Wine Will Never Smell the Same Again: Luca Turin and the Science of Scent Forlorn Hope: The Remarkable Wines of Matthew Rorick Debating Robert Parker At His Invitation Passopisciaro Winery, Etna, Sicily: Current Releases Should We Care What Winemakers Say? The Sweet Taste of Freedom: Austria's Ruster Ausbruch Wines 2009 Burgundy Vintage According to Domaine de la Romanée-Conti Charles Banks: The New Man Behind Mayacamas Wine from the Caldera: The Incredible Viticulture of Santorini Why Community Tasting Notes Sites Will Fail Chateau Rayas and the 2012 Vintage of Chateauneuf-du-Pape A Life Indomitable: The Wines of Casal Santa Maria, Portugal Bay Area Bordeaux: Tasting Santa Cruz Mountain Cabernets Forgotten Jewels: Reviving Chile's Old Vine Carignane The First-Timer's Guide to Les Trois Glorieuses of Hospices de Beaune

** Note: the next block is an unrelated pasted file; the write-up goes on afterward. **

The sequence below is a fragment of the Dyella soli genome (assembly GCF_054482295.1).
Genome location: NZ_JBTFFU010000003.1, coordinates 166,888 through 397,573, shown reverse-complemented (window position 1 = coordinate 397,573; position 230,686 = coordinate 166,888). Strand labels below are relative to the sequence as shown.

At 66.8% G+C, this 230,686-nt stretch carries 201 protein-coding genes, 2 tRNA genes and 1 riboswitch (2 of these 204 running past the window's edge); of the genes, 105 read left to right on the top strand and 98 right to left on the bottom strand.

Archives by Month


Required Reading for Wine Lovers

The Oxford Companion to Wine by Jancis Robinson Wine Grapes The World Atlas of Wine by Hugh Johnson to cork or not to cork by George Taber reading between the vines by Terry Theise adventures on the wine route by Kermit Lynch Love By the Glass by Dorothy Gaiter & John Brecher Noble Rot by William Echikson The Science of Wine by Jamie Goode The Judgement of Paris by George Taber The Wine Bible by Karen MacNeil The Botanist and the Vintner by Christy Campbell The Emperor of Wine by Elin McCoy The Taste of Wine by Emile Peynaud